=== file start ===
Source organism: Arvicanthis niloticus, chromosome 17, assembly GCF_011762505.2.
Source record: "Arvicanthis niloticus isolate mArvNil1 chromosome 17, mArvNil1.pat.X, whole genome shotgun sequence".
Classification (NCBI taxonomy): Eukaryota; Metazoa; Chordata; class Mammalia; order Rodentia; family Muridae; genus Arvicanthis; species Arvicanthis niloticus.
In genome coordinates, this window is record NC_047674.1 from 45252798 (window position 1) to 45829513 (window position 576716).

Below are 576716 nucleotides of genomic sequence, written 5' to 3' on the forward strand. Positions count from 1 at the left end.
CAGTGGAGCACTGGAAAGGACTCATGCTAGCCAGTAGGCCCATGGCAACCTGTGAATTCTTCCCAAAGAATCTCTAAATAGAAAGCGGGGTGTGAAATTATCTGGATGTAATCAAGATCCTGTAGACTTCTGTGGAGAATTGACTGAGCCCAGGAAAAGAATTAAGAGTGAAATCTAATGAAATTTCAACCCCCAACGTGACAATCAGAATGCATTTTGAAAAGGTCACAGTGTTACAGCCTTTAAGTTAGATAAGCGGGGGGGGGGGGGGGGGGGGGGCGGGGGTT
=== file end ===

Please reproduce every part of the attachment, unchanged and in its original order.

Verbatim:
Source organism: Arvicanthis niloticus, chromosome 17, assembly GCF_011762505.2.
Source record: "Arvicanthis niloticus isolate mArvNil1 chromosome 17, mArvNil1.pat.X, whole genome shotgun sequence".
Classification (NCBI taxonomy): Eukaryota; Metazoa; Chordata; class Mammalia; order Rodentia; family Muridae; genus Arvicanthis; species Arvicanthis niloticus.
In genome coordinates, this window is record NC_047674.1 from 45252798 (window position 1) to 45829513 (window position 576716).

Below are 576716 nucleotides of genomic sequence, written 5' to 3' on the forward strand. Positions count from 1 at the left end.
CAGTGGAGCACTGGAAAGGACTCATGCTAGCCAGTAGGCCCATGGCAACCTGTGAATTCTTCCCAAAGAATCTCTAAATAGAAAGCGGGGTGTGAAATTATCTGGATGTAATCAAGATCCTGTAGACTTCTGTGGAGAATTGACTGAGCCCAGGAAAAGAATTAAGAGTGAAATCTAATGAAATTTCAACCCCCAACGTGACAATCAGAATGCATTTTGAAAAGGTCACAGTGTTACAGCCTTTAAGTTAGATAAGCGGGGGGGGGGGGGGGGGGGGGGCGGGGGTT